After tripping acid in 1955, founder of Alcoholics Anonymous Bill Wilson said of the experience; “LSD. deflates the ego in order to allow the influx of Gods grace.” A pioneer in many respects, Wilson became an early advocate of LSD use to facilitate recovery from alcohol addiction. This brought scrutiny from AA as an organization, and so acid never became an accepted element of the recovery movement.
Despite Efficacy in treating alcoholism with LSD has been shown in research, this approach has never gained a enthusiastic reception from the recovery community or the addiction treatment field. To suggest psychedelic cure for alcoholism would most likely elicit mockery and snorts of derision. However, the origin of recovery has its roots in the psychedelic experience.
A drunken stock broker making a last ditch effort to get and stay sober, Wilson entered Towns Hospital under the care of Dr. Silkworth, a physician who dedicated his career to helping those who were addicted to alcohol. He had developed what he called the “belladonna cure”. A concoction made of belladonna and morphine, patients at Towns hospital were administered a serious of doses of the cure, and Wilson found himself the recipient of a life altering spiritual experience.
Having identified as an agnostic prior to this experience, Wilson was struck suddenly by the presence of “the God of the preachers.” This experience would alter the direction of his life and influence the future of recovery. Well known today as a source of psychospiritual awareness and healing, psychedelics had not yet received the notoriety they would eventually hold, or the public awareness of their existence for that matter. Despite human use for spiritual purposes which most likely spawned human psychospiritual evolution (as hypothesized as by Terence McKenna and Paul Stamet), knowledge of these plants, combination of plants, and fungi was extremely limited. Awareness of naturally occurring sources which, when ingested, generated spiritual experiences was limited to small numbers of indigenous populations, some scholars, and early psychedelic pioneers such as Aldous Huxley. So few would understand that the spiritual revelation experienced by Wilson could be facilitated by belladonna.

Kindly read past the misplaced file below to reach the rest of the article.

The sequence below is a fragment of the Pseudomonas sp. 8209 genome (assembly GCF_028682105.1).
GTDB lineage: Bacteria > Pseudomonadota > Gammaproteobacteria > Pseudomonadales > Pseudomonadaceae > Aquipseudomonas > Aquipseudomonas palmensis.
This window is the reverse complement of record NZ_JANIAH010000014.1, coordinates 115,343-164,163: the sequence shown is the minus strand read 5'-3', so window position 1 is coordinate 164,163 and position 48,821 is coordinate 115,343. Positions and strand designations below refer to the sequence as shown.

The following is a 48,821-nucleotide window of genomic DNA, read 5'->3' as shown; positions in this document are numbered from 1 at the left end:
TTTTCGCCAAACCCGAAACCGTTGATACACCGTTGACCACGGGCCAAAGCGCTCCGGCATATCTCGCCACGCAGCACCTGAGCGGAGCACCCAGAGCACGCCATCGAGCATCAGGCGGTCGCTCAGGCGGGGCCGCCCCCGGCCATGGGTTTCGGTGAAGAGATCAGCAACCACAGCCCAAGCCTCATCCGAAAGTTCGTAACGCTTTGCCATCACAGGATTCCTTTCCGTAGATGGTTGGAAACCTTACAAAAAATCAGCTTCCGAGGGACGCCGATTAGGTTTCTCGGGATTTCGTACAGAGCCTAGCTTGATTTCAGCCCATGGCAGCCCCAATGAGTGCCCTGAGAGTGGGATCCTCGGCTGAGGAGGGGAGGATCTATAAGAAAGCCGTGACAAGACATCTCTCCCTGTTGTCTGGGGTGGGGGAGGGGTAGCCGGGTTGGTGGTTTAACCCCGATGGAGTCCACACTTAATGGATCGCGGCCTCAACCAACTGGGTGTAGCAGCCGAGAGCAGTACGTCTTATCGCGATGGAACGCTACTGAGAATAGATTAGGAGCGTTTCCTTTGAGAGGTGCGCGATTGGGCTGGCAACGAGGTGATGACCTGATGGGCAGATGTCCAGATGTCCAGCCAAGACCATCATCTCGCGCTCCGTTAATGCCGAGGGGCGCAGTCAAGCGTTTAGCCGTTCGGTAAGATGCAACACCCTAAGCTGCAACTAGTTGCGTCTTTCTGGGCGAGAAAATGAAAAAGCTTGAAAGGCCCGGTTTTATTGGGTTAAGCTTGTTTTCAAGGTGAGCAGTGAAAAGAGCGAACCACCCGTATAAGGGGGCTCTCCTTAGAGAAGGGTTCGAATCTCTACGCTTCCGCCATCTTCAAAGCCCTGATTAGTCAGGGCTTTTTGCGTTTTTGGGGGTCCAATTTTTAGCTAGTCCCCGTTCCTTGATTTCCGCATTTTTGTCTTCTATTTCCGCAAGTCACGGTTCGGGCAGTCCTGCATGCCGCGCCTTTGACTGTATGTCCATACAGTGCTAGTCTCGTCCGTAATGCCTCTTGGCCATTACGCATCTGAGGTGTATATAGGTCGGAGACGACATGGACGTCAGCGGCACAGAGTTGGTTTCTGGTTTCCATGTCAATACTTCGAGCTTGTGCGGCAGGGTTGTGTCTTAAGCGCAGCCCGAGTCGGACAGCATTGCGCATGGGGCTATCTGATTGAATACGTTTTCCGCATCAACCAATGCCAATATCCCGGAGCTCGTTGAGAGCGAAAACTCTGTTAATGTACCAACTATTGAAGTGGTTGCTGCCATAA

Belladonna, although not technically considered a psychedelic, possesses the ability to induce similar experiences. An ingredient of many a potion, it was purported to have been the ingredient which manifested the witches experience of flying. Side effects are…